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CFHTLenS: the relation between galaxy dark matter haloes and baryons from weak gravitational lensing

Velander, Malin and van Uitert, Edo and Hoekstra, Henk and Coupon, Jean and Erben, Thomas and Heymans, Catherine and Hildebrandt, Hendrik and Kitching, Thomas D. and Mellier, Yannick and Miller, Lance and Van Waerbeke, Ludovic and Bonnett, Christopher and Fu, Liping and Giodini, Stefania and Hudson, Michael J. and Kuijken, Konrad and Rowe, Barnaby and Schrabback, Tim and Semboloni, Elisabetta (2014) CFHTLenS: the relation between galaxy dark matter haloes and baryons from weak gravitational lensing. Monthly Notices of the Royal Astronomical Society, 437 (3). pp. 2111-2136. ISSN 0035-8711. http://resolver.caltech.edu/CaltechAUTHORS:20140123-095143747

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Abstract

We present a study of the relation between dark matter halo mass and the baryonic content of their host galaxies, quantified through galaxy luminosity and stellar mass. Our investigation uses 154 deg^2 of Canada–France–Hawaii Telescope Lensing Survey (CFHTLenS) lensing and photometric data, obtained from the CFHT Legacy Survey. To interpret the weak lensing signal around our galaxies, we employ a galaxy–galaxy lensing halo model which allows us to constrain the halo mass and the satellite fraction. Our analysis is limited to lenses at redshifts between 0.2 and 0.4, split into a red and a blue sample. We express the relationship between dark matter halo mass and baryonic observable as a power law with pivot points of 10^(11)h^(−2)_(70)L_⊙ and 2×10^(11)h^(−2)_(70)M_⊙ for luminosity and stellar mass, respectively. For the luminosity–halo mass relation, we find a slope of 1.32 ± 0.06 and a normalization of 1.19^(+0.06)_(−0.07)×10^(13)h^(−1)_(70)M_⊙ for red galaxies, while for blue galaxies the best-fitting slope is 1.09^(+0.20)_(−0.13) and the normalization is 0.18^(+0.04)_(−0.05)×10^(13)h^(−1)_(70)M_⊙. Similarly, we find a best-fitting slope of 1.36^(+0.06)_(−0.07) and a normalization of 1.43^(+0.11)_(−0.08)×10^(13)h^(−1)70M_⊙ for the stellar mass–halo mass relation of red galaxies, while for blue galaxies the corresponding values are 0.98^(+0.08)_(−0.07) and 0.84^(+0.20)_(−0.16)×10^(13)h^(−1)70M_⊙. All numbers convey the 68 per cent confidence limit. For red lenses, the fraction which are satellites inside a larger halo tends to decrease with luminosity and stellar mass, with the sample being nearly all satellites for a stellar mass of 2×10^(9)h^(−2)70M_⊙. The satellite fractions are generally close to zero for blue lenses, irrespective of luminosity or stellar mass. This, together with the shallower relation between halo mass and baryonic tracer, is a direct confirmation from galaxy–galaxy lensing that blue galaxies reside in less clustered environments than red galaxies. We also find that the halo model, while matching the lensing signal around red lenses well, is prone to overpredicting the large-scale signal for faint and less massive blue lenses. This could be a further indication that these galaxies tend to be more isolated than assumed.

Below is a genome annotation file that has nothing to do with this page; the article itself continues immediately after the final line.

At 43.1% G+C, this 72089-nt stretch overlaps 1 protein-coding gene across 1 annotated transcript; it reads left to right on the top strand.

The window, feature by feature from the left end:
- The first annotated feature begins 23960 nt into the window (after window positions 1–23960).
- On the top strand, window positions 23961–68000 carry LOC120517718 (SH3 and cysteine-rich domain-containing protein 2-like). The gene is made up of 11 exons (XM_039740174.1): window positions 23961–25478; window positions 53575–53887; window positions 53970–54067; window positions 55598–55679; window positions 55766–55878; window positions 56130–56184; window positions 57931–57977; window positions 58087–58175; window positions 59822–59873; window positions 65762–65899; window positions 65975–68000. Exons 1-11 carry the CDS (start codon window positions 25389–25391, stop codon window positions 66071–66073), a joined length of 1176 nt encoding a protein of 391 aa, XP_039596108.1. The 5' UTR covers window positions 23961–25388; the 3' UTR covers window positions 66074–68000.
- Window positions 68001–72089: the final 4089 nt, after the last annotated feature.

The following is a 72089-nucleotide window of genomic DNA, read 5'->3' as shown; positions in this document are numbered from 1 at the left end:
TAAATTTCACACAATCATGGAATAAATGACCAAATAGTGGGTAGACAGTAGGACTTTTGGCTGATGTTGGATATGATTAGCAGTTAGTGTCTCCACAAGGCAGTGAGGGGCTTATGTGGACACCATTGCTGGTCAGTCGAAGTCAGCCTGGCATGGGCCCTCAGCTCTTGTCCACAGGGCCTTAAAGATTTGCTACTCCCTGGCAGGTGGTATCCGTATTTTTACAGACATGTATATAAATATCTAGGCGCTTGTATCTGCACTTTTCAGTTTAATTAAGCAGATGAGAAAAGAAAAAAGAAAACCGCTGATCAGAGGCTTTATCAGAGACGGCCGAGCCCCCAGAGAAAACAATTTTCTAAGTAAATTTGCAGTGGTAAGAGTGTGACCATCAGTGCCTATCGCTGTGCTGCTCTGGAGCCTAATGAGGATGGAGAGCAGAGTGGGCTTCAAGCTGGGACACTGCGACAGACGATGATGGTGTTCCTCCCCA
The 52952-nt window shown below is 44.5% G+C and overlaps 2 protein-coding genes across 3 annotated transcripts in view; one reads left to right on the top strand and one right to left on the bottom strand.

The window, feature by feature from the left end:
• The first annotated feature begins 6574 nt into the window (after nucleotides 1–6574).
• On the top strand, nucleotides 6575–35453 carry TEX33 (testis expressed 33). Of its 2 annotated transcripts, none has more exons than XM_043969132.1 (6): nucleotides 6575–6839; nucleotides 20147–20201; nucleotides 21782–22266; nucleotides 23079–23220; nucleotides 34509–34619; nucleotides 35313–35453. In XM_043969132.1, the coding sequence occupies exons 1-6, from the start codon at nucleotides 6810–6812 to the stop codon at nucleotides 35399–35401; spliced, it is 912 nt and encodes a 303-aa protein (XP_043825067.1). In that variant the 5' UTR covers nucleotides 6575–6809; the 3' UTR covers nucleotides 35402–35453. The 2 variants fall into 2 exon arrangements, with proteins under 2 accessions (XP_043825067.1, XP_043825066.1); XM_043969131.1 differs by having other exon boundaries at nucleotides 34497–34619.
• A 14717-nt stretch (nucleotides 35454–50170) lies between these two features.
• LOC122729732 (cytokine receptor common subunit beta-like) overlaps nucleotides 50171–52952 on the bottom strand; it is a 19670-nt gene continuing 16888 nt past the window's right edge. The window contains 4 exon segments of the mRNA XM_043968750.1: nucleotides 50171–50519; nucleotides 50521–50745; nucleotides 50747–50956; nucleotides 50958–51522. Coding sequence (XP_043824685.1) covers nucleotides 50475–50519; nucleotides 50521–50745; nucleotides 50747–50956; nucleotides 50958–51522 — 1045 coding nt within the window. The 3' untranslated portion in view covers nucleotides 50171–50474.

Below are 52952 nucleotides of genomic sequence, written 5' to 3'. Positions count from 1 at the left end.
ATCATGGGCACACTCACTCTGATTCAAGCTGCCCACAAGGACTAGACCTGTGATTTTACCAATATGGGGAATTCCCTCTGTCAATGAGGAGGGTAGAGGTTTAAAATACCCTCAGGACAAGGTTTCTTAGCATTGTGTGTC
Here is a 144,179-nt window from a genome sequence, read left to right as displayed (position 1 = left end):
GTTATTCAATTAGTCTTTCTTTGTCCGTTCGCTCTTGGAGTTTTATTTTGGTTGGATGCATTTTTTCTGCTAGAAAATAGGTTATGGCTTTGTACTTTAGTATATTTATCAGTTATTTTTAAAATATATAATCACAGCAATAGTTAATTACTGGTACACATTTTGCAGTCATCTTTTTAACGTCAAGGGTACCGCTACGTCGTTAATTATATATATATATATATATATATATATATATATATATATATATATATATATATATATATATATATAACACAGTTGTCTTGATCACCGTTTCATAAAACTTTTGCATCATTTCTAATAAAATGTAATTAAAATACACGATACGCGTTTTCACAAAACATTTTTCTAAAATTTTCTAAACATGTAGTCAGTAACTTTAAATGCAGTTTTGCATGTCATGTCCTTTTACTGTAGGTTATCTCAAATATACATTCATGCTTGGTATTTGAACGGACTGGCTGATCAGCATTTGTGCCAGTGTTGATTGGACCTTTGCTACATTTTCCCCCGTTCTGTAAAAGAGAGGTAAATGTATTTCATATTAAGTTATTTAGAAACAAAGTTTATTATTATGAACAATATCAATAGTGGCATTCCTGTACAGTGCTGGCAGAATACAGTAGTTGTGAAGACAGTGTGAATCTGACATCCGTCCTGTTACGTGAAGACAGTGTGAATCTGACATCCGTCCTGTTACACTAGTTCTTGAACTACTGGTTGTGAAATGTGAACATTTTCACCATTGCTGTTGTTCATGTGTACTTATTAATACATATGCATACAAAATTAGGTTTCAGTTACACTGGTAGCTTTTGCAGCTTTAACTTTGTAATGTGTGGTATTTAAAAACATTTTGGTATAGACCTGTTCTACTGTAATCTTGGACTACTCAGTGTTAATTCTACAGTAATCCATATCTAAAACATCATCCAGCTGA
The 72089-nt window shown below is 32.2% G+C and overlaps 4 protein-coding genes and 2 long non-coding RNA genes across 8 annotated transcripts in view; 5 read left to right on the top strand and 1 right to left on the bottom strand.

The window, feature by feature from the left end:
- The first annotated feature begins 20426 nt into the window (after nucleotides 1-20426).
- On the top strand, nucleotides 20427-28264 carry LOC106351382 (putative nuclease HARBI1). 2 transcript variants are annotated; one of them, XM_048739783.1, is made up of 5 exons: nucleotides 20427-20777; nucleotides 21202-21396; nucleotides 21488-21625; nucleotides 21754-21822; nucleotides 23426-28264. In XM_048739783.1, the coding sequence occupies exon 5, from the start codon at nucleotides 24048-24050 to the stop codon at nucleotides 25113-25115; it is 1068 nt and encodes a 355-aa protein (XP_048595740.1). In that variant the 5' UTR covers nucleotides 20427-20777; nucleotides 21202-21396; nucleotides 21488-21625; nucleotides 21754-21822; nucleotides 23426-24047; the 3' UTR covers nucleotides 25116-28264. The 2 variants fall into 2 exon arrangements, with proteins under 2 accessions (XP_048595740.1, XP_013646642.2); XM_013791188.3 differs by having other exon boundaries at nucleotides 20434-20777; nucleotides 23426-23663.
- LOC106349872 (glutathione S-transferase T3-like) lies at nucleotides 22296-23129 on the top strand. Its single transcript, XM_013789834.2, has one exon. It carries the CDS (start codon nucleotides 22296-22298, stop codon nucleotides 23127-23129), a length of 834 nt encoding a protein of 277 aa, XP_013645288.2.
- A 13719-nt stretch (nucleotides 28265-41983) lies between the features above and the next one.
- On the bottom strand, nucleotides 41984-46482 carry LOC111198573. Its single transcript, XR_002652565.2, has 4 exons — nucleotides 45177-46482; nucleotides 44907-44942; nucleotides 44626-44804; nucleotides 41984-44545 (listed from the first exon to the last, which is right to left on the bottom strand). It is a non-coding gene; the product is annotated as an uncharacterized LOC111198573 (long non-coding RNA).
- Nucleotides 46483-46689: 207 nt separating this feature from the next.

Item Type:Article
Related URLs:
URLURL TypeDescription
http://dx.doi.org/10.1093/mnras/stt2013DOIArticle
http://mnras.oxfordjournals.org/content/437/3/2111PublisherArticle
http://arxiv.org/abs/1304.4265arXivDiscussion Paper